Calgary could look like an entirely different city today if certain architectural and urban planning projects had been realized.
In her new book, Unbuilt Calgary, author Stephanie White examines 30 failed architecture and design plans and paints an extraordinary picture of what Calgary might have looked like had these ideas come to fruition.
Of the more ambitious plans that didn’t quite make it, the complete reworking of the area around city hall is possibly the most complex.
Though some of the elements were realized – the civic centre, performing arts centre and Olympic Plaza, for example – a huge atrium and shopping complex and “civic realm” on the east side of city hall were scrapped.
“It went to a referendum (in 1980) to see what Calgarians thought of it and they turned it down because it was going to cost so much,” says White, who spent a little more than a year researching and writing the book.
“I’m glad it didn’t quite happen. It was a bit monolithic.”
Though there are some interesting ideas in the book, White says most of these discarded plans didn’t get off the ground for good reasons.
“It wasn’t usually for aesthetic reasons, it was usually down to economics,” she explains.
“What it indicates is that there’s always a fragility to the economy in Calgary that makes people quite cautious in what they propose and really cautious in what they build.”
White knows first hand how important a strong economy is to Calgary’s architectural industry. After going to university in Winnipeg and London, England, White moved to Calgary in 1977, during the middle of an oil boom.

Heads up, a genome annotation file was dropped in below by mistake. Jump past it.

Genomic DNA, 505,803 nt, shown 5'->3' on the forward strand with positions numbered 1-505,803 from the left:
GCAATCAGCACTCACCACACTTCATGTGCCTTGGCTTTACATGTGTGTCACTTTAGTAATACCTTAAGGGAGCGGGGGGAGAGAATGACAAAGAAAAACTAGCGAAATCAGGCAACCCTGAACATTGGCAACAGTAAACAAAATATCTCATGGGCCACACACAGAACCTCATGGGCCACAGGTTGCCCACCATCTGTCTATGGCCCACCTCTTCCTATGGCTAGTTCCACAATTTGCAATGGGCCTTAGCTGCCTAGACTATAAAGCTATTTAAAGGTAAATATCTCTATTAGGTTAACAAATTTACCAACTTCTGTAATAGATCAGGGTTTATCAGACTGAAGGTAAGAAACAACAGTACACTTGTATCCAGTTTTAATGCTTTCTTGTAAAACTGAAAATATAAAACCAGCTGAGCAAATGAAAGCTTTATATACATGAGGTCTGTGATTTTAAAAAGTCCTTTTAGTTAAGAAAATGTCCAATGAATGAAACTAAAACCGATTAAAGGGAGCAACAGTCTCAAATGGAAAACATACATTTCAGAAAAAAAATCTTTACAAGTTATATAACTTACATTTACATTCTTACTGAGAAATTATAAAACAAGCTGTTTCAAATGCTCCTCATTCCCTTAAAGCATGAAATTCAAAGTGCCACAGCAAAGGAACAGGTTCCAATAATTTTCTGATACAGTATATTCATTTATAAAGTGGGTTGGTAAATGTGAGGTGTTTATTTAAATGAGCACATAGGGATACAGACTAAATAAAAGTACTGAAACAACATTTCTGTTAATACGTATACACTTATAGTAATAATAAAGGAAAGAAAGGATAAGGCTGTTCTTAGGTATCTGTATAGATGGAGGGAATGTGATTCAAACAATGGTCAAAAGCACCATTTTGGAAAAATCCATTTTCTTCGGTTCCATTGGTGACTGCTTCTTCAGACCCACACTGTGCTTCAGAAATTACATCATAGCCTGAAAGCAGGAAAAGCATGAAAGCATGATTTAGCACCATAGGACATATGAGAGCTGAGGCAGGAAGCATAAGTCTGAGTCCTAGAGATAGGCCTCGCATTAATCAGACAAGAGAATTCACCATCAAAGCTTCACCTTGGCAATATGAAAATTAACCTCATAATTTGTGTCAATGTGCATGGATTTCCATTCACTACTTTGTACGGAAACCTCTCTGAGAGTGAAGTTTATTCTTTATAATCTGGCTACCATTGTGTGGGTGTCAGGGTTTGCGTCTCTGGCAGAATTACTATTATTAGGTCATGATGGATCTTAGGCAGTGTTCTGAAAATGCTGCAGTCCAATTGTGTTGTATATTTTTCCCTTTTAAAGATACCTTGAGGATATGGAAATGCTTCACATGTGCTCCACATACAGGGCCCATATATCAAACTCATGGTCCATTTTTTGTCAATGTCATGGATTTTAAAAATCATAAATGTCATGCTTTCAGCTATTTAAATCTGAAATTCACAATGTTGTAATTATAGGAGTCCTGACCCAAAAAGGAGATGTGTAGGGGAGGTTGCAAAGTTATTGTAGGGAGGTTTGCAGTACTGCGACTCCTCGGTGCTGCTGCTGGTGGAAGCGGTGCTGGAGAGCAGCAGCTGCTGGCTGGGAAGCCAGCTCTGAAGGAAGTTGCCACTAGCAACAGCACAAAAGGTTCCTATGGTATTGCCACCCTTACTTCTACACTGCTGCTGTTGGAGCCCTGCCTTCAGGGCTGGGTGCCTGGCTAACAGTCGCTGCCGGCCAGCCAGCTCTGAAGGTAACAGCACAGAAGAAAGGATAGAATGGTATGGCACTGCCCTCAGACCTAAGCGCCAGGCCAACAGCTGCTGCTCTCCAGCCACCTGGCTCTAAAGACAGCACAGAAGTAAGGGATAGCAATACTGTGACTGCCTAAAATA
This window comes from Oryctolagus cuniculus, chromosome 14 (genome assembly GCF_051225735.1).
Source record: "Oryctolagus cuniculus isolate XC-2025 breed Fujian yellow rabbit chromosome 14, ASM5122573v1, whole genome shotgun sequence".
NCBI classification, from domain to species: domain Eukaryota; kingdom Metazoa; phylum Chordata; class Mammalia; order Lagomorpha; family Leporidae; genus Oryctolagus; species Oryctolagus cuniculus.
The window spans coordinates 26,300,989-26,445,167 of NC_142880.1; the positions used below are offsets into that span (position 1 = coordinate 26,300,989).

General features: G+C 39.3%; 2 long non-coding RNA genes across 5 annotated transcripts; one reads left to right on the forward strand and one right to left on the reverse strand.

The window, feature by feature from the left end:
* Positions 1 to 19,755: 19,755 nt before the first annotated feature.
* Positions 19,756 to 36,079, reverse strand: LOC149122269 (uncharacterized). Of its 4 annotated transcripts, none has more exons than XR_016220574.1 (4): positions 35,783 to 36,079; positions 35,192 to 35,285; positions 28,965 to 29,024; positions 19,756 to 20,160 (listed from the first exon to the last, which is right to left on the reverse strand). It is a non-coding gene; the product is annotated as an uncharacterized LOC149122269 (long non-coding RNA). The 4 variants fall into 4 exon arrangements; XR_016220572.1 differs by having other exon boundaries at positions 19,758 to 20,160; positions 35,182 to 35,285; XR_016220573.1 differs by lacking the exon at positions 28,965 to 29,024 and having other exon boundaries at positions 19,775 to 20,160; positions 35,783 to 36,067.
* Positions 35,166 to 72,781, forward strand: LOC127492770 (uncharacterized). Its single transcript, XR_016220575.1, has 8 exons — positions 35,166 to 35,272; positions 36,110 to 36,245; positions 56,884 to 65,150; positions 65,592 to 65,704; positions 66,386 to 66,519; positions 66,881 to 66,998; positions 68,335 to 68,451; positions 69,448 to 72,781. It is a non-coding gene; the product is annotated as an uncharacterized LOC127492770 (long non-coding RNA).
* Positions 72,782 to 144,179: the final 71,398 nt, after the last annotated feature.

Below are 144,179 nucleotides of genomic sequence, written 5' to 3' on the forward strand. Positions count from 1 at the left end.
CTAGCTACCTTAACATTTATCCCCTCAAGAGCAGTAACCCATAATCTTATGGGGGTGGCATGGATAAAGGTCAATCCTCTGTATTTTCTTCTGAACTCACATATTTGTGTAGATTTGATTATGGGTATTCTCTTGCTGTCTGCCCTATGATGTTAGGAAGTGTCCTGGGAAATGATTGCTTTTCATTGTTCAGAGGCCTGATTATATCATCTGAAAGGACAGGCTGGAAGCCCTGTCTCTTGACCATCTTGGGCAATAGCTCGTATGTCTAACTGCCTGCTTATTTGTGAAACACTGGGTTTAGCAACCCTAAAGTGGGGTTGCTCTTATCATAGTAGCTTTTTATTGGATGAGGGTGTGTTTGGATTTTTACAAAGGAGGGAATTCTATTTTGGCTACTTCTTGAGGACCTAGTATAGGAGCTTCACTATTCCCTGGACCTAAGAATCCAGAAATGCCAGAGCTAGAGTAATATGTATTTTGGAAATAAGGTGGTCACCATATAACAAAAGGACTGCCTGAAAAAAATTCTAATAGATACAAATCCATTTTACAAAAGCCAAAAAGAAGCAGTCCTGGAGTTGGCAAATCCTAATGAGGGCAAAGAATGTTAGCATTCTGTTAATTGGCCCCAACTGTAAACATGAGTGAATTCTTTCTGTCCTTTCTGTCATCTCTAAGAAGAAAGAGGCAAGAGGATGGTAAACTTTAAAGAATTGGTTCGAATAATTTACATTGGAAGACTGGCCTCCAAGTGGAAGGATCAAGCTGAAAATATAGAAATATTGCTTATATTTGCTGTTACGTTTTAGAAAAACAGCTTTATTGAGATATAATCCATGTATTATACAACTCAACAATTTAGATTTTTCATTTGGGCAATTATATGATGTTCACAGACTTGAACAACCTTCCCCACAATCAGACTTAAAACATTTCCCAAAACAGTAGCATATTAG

But when the bubble burst in 1982, White saw hundreds of architects leave the city to look for work elsewhere as new building developments dried up.
“Whole offices went from 200 people to 10,” she recalls. “This boom-bust cycle has been Calgary’s architectural story as well.”
White says she didn’t have many expectations when she first started researching the book, but was fascinated by the number of century old architectural ideas that made their way into more recent designs.
Although it didn’t make it into Unbuilt Calgary, White was struck by the similarities between the 2009 aerial view rendering of the East Village plan by London-based firm Broadway Malyan and 1912 landscape designs by Thomas Mawson.
Mawson was a British landscape architect and city planner, who proposed several garden-oriented designs across Canada, including a pedestrian area near Centre St. downtown.
“It was full of walking spaces and squares and a long promenade along the river,” says White.
“If you look at the East Village plans its lots of walking spaces, plazas and promenades along the river. We’ve waited a hundred years for this, we might get it now.”